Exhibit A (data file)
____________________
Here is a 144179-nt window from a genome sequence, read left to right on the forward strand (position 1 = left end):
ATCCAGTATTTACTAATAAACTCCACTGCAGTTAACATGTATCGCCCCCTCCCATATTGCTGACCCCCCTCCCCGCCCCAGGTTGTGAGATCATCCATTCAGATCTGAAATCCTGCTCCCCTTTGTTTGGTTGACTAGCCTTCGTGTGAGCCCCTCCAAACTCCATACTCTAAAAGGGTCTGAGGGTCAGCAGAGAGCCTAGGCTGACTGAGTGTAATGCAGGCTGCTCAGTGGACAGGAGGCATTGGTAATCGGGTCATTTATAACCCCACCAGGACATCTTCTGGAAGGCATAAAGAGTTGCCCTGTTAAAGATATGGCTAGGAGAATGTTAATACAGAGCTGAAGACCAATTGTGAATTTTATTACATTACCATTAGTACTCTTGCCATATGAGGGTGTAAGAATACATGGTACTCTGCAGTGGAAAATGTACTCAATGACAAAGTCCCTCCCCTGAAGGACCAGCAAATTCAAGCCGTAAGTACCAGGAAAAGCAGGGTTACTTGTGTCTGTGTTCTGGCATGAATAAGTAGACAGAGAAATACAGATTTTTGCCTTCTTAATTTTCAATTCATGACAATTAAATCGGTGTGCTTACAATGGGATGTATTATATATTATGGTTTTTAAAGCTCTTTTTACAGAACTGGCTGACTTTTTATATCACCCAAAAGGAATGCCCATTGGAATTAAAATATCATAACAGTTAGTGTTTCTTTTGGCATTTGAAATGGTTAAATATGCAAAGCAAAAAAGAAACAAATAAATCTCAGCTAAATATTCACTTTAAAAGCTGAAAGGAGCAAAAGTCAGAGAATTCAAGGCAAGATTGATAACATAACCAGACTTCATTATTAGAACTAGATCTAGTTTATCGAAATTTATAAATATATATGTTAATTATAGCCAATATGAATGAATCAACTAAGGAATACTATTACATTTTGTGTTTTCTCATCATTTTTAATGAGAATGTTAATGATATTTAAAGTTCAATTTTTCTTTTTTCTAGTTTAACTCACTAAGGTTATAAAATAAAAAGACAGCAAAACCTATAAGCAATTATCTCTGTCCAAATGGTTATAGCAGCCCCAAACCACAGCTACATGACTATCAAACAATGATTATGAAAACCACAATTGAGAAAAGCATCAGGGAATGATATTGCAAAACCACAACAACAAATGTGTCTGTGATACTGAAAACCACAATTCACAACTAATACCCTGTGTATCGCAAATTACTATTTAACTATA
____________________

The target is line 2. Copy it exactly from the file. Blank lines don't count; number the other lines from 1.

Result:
ATCCAGTATTTACTAATAAACTCCACTGCAGTTAACATGTATCGCCCCCTCCCATATTGCTGACCCCCCTCCCCGCCCCAGGTTGTGAGATCATCCATTCAGATCTGAAATCCTGCTCCCCTTTGTTTGGTTGACTAGCCTTCGTGTGAGCCCCTCCAAACTCCATACTCTAAAAGGGTCTGAGGGTCAGCAGAGAGCCTAGGCTGACTGAGTGTAATGCAGGCTGCTCAGTGGACAGGAGGCATTGGTAATCGGGTCATTTATAACCCCACCAGGACATCTTCTGGAAGGCATAAAGAGTTGCCCTGTTAAAGATATGGCTAGGAGAATGTTAATACAGAGCTGAAGACCAATTGTGAATTTTATTACATTACCATTAGTACTCTTGCCATATGAGGGTGTAAGAATACATGGTACTCTGCAGTGGAAAATGTACTCAATGACAAAGTCCCTCCCCTGAAGGACCAGCAAATTCAAGCCGTAAGTACCAGGAAAAGCAGGGTTACTTGTGTCTGTGTTCTGGCATGAATAAGTAGACAGAGAAATACAGATTTTTGCCTTCTTAATTTTCAATTCATGACAATTAAATCGGTGTGCTTACAATGGGATGTATTATATATTATGGTTTTTAAAGCTCTTTTTACAGAACTGGCTGACTTTTTATATCACCCAAAAGGAATGCCCATTGGAATTAAAATATCATAACAGTTAGTGTTTCTTTTGGCATTTGAAATGGTTAAATATGCAAAGCAAAAAAGAAACAAATAAATCTCAGCTAAATATTCACTTTAAAAGCTGAAAGGAGCAAAAGTCAGAGAATTCAAGGCAAGATTGATAACATAACCAGACTTCATTATTAGAACTAGATCTAGTTTATCGAAATTTATAAATATATATGTTAATTATAGCCAATATGAATGAATCAACTAAGGAATACTATTACATTTTGTGTTTTCTCATCATTTTTAATGAGAATGTTAATGATATTTAAAGTTCAATTTTTCTTTTTTCTAGTTTAACTCACTAAGGTTATAAAATAAAAAGACAGCAAAACCTATAAGCAATTATCTCTGTCCAAATGGTTATAGCAGCCCCAAACCACAGCTACATGACTATCAAACAATGATTATGAAAACCACAATTGAGAAAAGCATCAGGGAATGATATTGCAAAACCACAACAACAAATGTGTCTGTGATACTGAAAACCACAATTCACAACTAATACCCTGTGTATCGCAAATTACTATTTAACTATA